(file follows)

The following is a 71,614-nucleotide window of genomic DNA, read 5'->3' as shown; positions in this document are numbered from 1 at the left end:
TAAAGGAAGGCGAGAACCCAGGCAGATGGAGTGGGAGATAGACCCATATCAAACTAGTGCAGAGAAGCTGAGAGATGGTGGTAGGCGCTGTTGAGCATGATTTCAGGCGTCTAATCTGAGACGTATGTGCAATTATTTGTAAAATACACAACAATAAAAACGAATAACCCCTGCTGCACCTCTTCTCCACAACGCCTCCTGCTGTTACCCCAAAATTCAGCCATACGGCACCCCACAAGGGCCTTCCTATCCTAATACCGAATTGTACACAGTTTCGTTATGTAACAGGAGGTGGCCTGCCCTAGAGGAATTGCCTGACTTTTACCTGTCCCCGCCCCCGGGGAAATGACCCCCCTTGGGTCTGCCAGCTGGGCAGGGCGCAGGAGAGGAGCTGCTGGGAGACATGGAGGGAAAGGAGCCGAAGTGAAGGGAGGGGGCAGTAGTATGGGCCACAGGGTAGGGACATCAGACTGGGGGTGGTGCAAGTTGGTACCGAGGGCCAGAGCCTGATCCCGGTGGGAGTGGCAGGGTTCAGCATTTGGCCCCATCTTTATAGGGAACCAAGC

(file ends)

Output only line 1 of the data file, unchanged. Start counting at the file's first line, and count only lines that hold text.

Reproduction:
The following is a 71,614-nucleotide window of genomic DNA, read 5'->3' as shown; positions in this document are numbered from 1 at the left end: